Anyone who has two or more seizures may be diagnosed with epilepsy. Again the statistics are surprising - about 1 per cent of us will develop the condition. But epilepsy often goes unrecognised. Most "sufferers" no longer have seizures because medication is effective in about 80 per cent of cases. And not all seizures involve falling to the ground and writhing uncontrollably. In many cases symptoms are so mild that they go unnoticed, even by those sitting only a few feet away.

Until recently seizures came in two sizes: petit mal and grand mal. Now the full range of symptoms is more accurately defined - but it is still helpful to divide seizures into two basic categories. Partial seizures involve impairment, not loss, of consciousness. They may induce nothing more than a sensation similar to pins and needles or a single limb twitching involuntarily. Generalised seizures involve the whole brain and loss of consciousness. It is these that can produce the convulsive "fit"- falling to the floor with stiff, jerky limbs - which usually last a couple of minutes. But sometimes a generalised seizure will cause only a fleeting absence, a lapse in consciousness lasting a few seconds. These absence seizures particularly affect children, and it is not unusual for teachers to find that pupils they think of as serial day-dreamers may have this form of epilepsy. Indeed, given that epilepsy of any kind is most commonly diagnosed before the age of 10, the NSE is keen to brief teachers on how to deal with seizures at school.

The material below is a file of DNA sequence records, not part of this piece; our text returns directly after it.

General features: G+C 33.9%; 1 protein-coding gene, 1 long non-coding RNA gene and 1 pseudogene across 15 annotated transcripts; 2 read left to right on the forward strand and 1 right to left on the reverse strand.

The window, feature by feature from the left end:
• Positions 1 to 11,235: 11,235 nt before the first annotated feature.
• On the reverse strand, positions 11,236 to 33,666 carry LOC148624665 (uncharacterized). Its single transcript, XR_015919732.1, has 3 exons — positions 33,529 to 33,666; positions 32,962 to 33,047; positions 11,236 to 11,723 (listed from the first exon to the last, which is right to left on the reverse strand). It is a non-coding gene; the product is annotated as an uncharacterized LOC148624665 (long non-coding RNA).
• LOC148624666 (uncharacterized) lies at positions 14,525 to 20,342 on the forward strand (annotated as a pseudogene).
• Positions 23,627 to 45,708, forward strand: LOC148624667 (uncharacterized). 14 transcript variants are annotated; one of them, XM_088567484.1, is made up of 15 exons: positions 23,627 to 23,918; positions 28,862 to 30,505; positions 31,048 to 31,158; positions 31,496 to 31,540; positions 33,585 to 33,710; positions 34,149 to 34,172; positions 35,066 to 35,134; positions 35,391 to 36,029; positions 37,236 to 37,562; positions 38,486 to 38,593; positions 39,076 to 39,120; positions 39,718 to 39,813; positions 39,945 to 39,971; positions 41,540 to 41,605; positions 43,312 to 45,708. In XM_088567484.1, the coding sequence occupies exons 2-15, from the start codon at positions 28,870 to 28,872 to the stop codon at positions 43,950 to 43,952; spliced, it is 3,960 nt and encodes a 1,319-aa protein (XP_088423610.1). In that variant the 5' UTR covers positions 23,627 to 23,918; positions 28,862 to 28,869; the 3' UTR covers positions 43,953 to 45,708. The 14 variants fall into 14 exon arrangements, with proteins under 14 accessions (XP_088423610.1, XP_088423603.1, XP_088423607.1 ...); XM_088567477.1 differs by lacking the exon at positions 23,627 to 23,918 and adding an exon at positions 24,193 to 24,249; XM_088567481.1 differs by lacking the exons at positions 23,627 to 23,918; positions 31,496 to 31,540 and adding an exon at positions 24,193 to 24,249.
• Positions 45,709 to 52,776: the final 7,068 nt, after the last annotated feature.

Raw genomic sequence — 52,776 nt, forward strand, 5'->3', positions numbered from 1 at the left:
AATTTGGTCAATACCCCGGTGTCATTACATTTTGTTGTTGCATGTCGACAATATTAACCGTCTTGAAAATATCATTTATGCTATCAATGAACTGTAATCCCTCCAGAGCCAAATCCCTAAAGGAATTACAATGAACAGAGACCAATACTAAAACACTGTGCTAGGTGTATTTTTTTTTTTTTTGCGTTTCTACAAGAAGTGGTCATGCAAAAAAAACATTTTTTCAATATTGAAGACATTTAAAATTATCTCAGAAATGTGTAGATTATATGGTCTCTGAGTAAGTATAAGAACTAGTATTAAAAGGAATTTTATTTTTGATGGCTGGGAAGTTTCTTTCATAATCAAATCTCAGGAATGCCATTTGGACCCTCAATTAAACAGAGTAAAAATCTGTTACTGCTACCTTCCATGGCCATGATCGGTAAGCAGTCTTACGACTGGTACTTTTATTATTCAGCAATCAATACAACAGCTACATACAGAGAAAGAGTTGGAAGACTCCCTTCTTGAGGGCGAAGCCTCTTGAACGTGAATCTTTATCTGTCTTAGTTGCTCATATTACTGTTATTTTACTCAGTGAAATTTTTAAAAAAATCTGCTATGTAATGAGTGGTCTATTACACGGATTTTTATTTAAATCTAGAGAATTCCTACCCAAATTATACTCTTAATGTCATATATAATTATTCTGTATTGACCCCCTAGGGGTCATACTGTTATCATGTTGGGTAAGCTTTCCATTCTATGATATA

But when it is the teacher who is having the seizure, it is important that others in the classroom also know how to react. Gay Mortimer is a primary teacher from Cheshire with epilepsy. While some teachers keep their epilepsy secret - afraid of possible prejudice - Mrs Mortimer makes a point of ensuring that her colleagues are aware of the condition. "It's important to be open and honest with pupils and colleagues - they need to know. The first time I had a seizure in front of a class, one of the pupils quickly and quietly went into the next classroom and said, 'Mrs Mortimer's fallen over. I think she needs some help'. They were very calm, no one was distressed."